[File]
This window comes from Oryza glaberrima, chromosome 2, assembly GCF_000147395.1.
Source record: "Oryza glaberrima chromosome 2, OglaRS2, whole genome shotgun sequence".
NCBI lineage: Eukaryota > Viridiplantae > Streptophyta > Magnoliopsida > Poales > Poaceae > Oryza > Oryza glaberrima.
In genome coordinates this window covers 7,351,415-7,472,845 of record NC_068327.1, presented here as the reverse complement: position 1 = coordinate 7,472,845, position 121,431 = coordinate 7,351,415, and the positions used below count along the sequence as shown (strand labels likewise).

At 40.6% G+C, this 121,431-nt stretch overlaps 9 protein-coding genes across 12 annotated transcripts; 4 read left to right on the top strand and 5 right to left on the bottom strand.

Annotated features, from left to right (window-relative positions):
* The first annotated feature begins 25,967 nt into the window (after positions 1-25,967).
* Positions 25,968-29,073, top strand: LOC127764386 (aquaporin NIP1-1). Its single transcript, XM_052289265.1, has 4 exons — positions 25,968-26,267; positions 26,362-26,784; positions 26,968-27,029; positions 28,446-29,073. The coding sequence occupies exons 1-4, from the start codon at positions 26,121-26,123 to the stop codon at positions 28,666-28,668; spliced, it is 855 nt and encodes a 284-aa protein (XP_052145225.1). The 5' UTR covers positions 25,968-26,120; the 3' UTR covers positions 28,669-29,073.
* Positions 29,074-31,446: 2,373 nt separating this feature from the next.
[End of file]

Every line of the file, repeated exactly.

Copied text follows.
This window comes from Oryza glaberrima, chromosome 2, assembly GCF_000147395.1.
Source record: "Oryza glaberrima chromosome 2, OglaRS2, whole genome shotgun sequence".
NCBI lineage: Eukaryota > Viridiplantae > Streptophyta > Magnoliopsida > Poales > Poaceae > Oryza > Oryza glaberrima.
In genome coordinates this window covers 7,351,415-7,472,845 of record NC_068327.1, presented here as the reverse complement: position 1 = coordinate 7,472,845, position 121,431 = coordinate 7,351,415, and the positions used below count along the sequence as shown (strand labels likewise).

At 40.6% G+C, this 121,431-nt stretch overlaps 9 protein-coding genes across 12 annotated transcripts; 4 read left to right on the top strand and 5 right to left on the bottom strand.

Annotated features, from left to right (window-relative positions):
* The first annotated feature begins 25,967 nt into the window (after positions 1-25,967).
* Positions 25,968-29,073, top strand: LOC127764386 (aquaporin NIP1-1). Its single transcript, XM_052289265.1, has 4 exons — positions 25,968-26,267; positions 26,362-26,784; positions 26,968-27,029; positions 28,446-29,073. The coding sequence occupies exons 1-4, from the start codon at positions 26,121-26,123 to the stop codon at positions 28,666-28,668; spliced, it is 855 nt and encodes a 284-aa protein (XP_052145225.1). The 5' UTR covers positions 25,968-26,120; the 3' UTR covers positions 28,669-29,073.
* Positions 29,074-31,446: 2,373 nt separating this feature from the next.